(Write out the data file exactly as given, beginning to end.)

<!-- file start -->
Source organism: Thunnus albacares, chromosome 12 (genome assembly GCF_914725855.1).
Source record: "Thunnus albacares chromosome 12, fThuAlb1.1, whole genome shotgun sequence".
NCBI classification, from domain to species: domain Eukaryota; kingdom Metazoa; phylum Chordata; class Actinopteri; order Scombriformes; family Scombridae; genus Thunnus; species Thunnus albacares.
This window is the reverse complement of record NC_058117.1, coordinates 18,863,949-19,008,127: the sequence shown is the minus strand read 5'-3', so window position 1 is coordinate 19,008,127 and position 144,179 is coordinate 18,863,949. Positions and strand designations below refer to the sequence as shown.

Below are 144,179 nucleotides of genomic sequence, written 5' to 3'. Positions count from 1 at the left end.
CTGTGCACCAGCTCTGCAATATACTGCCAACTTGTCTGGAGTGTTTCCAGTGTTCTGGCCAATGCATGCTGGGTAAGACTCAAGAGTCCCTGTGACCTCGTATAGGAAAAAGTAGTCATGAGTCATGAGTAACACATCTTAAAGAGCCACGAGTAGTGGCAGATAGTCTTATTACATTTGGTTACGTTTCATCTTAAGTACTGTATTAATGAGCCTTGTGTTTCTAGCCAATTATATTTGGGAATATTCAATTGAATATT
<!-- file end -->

Source organism: Thunnus albacares, chromosome 12 (genome assembly GCF_914725855.1).
Source record: "Thunnus albacares chromosome 12, fThuAlb1.1, whole genome shotgun sequence".
NCBI classification, from domain to species: domain Eukaryota; kingdom Metazoa; phylum Chordata; class Actinopteri; order Scombriformes; family Scombridae; genus Thunnus; species Thunnus albacares.
This window is the reverse complement of record NC_058117.1, coordinates 18,863,949-19,008,127: the sequence shown is the minus strand read 5'-3', so window position 1 is coordinate 19,008,127 and position 144,179 is coordinate 18,863,949. Positions and strand designations below refer to the sequence as shown.

Below are 144,179 nucleotides of genomic sequence, written 5' to 3'. Positions count from 1 at the left end.
CTGTGCACCAGCTCTGCAATATACTGCCAACTTGTCTGGAGTGTTTCCAGTGTTCTGGCCAATGCATGCTGGGTAAGACTCAAGAGTCCCTGTGACCTCGTATAGGAAAAAGTAGTCATGAGTCATGAGTAACACATCTTAAAGAGCCACGAGTAGTGGCAGATAGTCTTATTACATTTGGTTACGTTTCATCTTAAGTACTGTATTAATGAGCCTTGTGTTTCTAGCCAATTATATTTGGGAATATTCAATTGAATATT